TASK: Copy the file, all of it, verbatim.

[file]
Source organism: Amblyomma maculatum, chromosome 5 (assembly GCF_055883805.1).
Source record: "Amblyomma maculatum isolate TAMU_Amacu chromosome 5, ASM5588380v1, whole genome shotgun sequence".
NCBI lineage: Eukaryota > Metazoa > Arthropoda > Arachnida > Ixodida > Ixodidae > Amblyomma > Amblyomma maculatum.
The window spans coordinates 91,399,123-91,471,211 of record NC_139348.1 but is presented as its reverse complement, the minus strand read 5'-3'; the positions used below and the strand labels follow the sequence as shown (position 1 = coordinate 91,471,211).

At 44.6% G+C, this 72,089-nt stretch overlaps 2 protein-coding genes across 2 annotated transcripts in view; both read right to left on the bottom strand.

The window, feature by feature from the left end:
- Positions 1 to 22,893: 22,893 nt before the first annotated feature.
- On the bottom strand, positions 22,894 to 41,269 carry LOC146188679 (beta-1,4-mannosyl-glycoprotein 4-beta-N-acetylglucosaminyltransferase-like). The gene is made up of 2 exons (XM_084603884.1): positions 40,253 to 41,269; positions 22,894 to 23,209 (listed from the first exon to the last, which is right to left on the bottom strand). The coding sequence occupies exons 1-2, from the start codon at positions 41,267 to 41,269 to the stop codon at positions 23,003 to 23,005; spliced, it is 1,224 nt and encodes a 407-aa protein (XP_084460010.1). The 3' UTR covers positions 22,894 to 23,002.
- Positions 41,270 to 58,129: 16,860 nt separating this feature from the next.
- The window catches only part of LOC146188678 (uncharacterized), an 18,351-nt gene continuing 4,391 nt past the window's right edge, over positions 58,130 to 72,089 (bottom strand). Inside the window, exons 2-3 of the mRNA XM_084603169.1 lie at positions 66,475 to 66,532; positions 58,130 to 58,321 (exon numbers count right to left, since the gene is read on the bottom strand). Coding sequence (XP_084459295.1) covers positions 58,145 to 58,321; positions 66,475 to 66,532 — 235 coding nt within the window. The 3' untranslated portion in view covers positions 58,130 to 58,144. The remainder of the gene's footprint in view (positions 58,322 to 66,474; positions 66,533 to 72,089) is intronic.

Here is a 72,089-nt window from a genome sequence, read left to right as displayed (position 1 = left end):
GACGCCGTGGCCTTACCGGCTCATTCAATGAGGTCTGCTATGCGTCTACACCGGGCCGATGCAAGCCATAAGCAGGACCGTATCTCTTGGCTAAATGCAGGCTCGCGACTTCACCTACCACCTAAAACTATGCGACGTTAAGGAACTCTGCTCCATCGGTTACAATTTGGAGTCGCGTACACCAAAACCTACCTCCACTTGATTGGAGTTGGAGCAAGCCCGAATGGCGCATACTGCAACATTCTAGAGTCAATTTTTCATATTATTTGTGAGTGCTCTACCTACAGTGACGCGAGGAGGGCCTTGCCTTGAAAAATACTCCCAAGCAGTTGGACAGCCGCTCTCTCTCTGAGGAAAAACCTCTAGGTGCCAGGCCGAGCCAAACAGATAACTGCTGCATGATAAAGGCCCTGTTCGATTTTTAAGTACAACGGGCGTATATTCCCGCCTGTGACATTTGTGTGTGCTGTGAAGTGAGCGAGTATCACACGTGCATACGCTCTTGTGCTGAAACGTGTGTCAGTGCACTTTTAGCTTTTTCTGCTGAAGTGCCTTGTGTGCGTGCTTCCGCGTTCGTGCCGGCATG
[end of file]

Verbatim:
Source organism: Amblyomma maculatum, chromosome 5 (assembly GCF_055883805.1).
Source record: "Amblyomma maculatum isolate TAMU_Amacu chromosome 5, ASM5588380v1, whole genome shotgun sequence".
NCBI lineage: Eukaryota > Metazoa > Arthropoda > Arachnida > Ixodida > Ixodidae > Amblyomma > Amblyomma maculatum.
The window spans coordinates 91,399,123-91,471,211 of record NC_139348.1 but is presented as its reverse complement, the minus strand read 5'-3'; the positions used below and the strand labels follow the sequence as shown (position 1 = coordinate 91,471,211).

At 44.6% G+C, this 72,089-nt stretch overlaps 2 protein-coding genes across 2 annotated transcripts in view; both read right to left on the bottom strand.

The window, feature by feature from the left end:
- Positions 1 to 22,893: 22,893 nt before the first annotated feature.
- On the bottom strand, positions 22,894 to 41,269 carry LOC146188679 (beta-1,4-mannosyl-glycoprotein 4-beta-N-acetylglucosaminyltransferase-like). The gene is made up of 2 exons (XM_084603884.1): positions 40,253 to 41,269; positions 22,894 to 23,209 (listed from the first exon to the last, which is right to left on the bottom strand). The coding sequence occupies exons 1-2, from the start codon at positions 41,267 to 41,269 to the stop codon at positions 23,003 to 23,005; spliced, it is 1,224 nt and encodes a 407-aa protein (XP_084460010.1). The 3' UTR covers positions 22,894 to 23,002.
- Positions 41,270 to 58,129: 16,860 nt separating this feature from the next.
- The window catches only part of LOC146188678 (uncharacterized), an 18,351-nt gene continuing 4,391 nt past the window's right edge, over positions 58,130 to 72,089 (bottom strand). Inside the window, exons 2-3 of the mRNA XM_084603169.1 lie at positions 66,475 to 66,532; positions 58,130 to 58,321 (exon numbers count right to left, since the gene is read on the bottom strand). Coding sequence (XP_084459295.1) covers positions 58,145 to 58,321; positions 66,475 to 66,532 — 235 coding nt within the window. The 3' untranslated portion in view covers positions 58,130 to 58,144. The remainder of the gene's footprint in view (positions 58,322 to 66,474; positions 66,533 to 72,089) is intronic.

Here is a 72,089-nt window from a genome sequence, read left to right as displayed (position 1 = left end):
GACGCCGTGGCCTTACCGGCTCATTCAATGAGGTCTGCTATGCGTCTACACCGGGCCGATGCAAGCCATAAGCAGGACCGTATCTCTTGGCTAAATGCAGGCTCGCGACTTCACCTACCACCTAAAACTATGCGACGTTAAGGAACTCTGCTCCATCGGTTACAATTTGGAGTCGCGTACACCAAAACCTACCTCCACTTGATTGGAGTTGGAGCAAGCCCGAATGGCGCATACTGCAACATTCTAGAGTCAATTTTTCATATTATTTGTGAGTGCTCTACCTACAGTGACGCGAGGAGGGCCTTGCCTTGAAAAATACTCCCAAGCAGTTGGACAGCCGCTCTCTCTCTGAGGAAAAACCTCTAGGTGCCAGGCCGAGCCAAACAGATAACTGCTGCATGATAAAGGCCCTGTTCGATTTTTAAGTACAACGGGCGTATATTCCCGCCTGTGACATTTGTGTGTGCTGTGAAGTGAGCGAGTATCACACGTGCATACGCTCTTGTGCTGAAACGTGTGTCAGTGCACTTTTAGCTTTTTCTGCTGAAGTGCCTTGTGTGCGTGCTTCCGCGTTCGTGCCGGCATG